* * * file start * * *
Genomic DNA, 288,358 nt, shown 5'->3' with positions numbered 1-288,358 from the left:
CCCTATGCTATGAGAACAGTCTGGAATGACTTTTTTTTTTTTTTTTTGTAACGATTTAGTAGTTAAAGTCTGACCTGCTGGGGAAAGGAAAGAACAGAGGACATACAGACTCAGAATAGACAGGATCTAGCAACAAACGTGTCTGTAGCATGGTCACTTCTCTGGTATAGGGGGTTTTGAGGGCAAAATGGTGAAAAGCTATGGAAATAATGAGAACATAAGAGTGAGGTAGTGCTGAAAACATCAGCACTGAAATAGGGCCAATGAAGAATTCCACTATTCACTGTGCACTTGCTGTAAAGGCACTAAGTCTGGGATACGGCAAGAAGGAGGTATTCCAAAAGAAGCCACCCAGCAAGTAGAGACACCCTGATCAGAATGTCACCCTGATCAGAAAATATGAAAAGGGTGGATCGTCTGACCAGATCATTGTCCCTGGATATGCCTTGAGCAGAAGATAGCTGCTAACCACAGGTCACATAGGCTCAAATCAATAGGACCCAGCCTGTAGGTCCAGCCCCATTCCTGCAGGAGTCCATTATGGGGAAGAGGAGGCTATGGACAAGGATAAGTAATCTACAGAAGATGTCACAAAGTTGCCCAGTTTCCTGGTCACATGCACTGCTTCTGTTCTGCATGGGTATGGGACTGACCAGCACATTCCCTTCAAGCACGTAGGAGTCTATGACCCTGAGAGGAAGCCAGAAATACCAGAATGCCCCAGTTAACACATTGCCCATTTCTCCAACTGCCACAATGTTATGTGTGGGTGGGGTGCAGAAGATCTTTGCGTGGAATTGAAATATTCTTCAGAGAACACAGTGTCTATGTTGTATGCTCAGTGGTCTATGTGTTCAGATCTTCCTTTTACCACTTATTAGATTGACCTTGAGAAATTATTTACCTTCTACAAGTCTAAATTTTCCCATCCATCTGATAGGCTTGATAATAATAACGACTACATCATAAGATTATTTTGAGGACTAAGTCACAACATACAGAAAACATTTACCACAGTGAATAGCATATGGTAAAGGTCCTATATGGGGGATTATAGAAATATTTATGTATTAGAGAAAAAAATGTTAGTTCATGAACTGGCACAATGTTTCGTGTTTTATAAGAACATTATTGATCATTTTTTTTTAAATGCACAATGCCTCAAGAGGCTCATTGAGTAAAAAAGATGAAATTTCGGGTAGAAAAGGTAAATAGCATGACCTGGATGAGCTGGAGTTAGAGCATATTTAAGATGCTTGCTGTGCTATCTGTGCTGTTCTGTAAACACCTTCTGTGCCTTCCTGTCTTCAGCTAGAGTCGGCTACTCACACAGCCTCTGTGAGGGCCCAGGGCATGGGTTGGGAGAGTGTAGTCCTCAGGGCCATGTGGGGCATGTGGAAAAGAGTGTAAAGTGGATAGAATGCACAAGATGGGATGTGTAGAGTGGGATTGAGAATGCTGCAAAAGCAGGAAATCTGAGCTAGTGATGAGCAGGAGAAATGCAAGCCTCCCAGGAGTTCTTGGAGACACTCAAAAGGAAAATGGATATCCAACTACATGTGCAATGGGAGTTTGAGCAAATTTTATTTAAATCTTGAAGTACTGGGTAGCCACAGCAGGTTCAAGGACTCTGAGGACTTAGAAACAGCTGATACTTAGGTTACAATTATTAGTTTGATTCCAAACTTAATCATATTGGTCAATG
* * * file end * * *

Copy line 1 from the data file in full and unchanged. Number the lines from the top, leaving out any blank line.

Genomic DNA, 288,358 nt, shown 5'->3' with positions numbered 1-288,358 from the left: